On Thursday, February 7, I had to let my sweet cat Disney go to be with Ben and my dad. She was a brave and strong little girl. At 17 years old, she had so much wrong with her- thyroid, diabetes, severe arthritis and cancer, and so many daily medications/injections/infusions, but she fought and stayed so loving and cuddly. On that evening, she kept falling over and then standing still, frozen and clearly scared, and she was also severely congested. She was miserable. I called the vet in a panic and they told us to come in. Turned out that she had a respiratory infection, and I could have left her overnight for an infusion of IV antibiotics to treat the infection, but her legs were not going to get better. The vet said that given how Disney had been progressing, it was likely that within a couple of weeks, she would have been back at the vet with another problem. And, her legs would only continue to weaken. I didn’t want her to live like that.  I always promised myself and her that I would never be selfish and keep her here because I could not stand to lose her.

During this time of her decline, I was living much the way I did when Ben was alone at home while I was at work. I worried throughout the day if she had fallen or if she became immobile or worse. I ran home after school and was grateful to find her up on the sofa waiting for me. Here I was, having conversations with the vet like I had in the hospital with Ben’s doctor. After Ben had his tracheostomy and got the feeding tube, he had several infections and pneumonia. This indicated that if Ben had chosen to go to a facility, he probably would have returned to the hospital within a couple of weeks with another similar infection or pneumonia. Ben had to decide how he wanted to live and die with ALS. Ultimately, he chose to go to the hospital’s hospice unit and separate from the vent. He knew that I would have supported any decision he made.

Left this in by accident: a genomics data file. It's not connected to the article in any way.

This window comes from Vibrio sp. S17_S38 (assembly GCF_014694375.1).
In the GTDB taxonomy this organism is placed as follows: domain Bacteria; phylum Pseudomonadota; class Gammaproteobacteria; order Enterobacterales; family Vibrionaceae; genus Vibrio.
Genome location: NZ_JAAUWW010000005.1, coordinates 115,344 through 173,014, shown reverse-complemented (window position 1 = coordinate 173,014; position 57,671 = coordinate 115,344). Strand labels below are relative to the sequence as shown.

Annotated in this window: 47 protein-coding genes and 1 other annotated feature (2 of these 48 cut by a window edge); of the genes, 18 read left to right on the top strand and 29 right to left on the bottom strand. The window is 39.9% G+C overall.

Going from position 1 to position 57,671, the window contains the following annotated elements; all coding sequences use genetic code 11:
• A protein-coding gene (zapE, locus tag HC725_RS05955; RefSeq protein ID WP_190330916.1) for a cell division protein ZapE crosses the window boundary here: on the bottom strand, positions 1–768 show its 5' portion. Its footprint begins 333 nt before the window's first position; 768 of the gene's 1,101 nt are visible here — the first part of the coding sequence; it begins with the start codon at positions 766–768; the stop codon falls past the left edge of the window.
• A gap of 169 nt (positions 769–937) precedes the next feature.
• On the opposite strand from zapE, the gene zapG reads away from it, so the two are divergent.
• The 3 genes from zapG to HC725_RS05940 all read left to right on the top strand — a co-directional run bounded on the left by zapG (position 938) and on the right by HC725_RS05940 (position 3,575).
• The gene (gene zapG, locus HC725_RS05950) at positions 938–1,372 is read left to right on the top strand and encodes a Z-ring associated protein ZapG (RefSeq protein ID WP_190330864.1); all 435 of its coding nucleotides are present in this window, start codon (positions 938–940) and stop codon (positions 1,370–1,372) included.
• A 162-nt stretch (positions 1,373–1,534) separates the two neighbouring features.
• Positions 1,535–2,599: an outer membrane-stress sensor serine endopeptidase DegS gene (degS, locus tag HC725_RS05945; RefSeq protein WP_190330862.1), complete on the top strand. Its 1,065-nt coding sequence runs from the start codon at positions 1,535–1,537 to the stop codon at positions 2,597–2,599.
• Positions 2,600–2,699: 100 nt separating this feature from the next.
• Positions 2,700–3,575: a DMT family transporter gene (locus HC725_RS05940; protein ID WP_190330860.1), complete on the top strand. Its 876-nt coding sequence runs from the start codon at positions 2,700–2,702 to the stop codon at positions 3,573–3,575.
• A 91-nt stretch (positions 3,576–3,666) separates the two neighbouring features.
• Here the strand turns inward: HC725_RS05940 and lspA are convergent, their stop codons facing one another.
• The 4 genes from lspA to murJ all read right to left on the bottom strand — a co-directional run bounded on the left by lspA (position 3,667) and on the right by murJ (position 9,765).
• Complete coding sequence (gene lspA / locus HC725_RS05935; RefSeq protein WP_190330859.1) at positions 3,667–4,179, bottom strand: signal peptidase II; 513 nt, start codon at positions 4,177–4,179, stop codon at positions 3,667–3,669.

In Disney’s case, I had to decide what was best for her. I didn’t want her to be miserable. I let her go. Disney was there for me in the worst days with my dad and Ben. She was there for Ben, even at the end when they let her visit him in the hospice unit. I tried very hard to keep her as comfortable as possible, and on that Thursday night, I was there for her, holding and talking to her as she very peacefully left this world. I’ve done this too often for my loved ones in recent years, and although it’s an honor filled with love, I’m overwhelmingly sad and reliving all of those bad moments. I can now add the loss of Disney to the other lousy February dates: my dad’s birthday, I lost my dad and my grandma in February, and it was Ben’s birthday. I’m always happy to welcome March.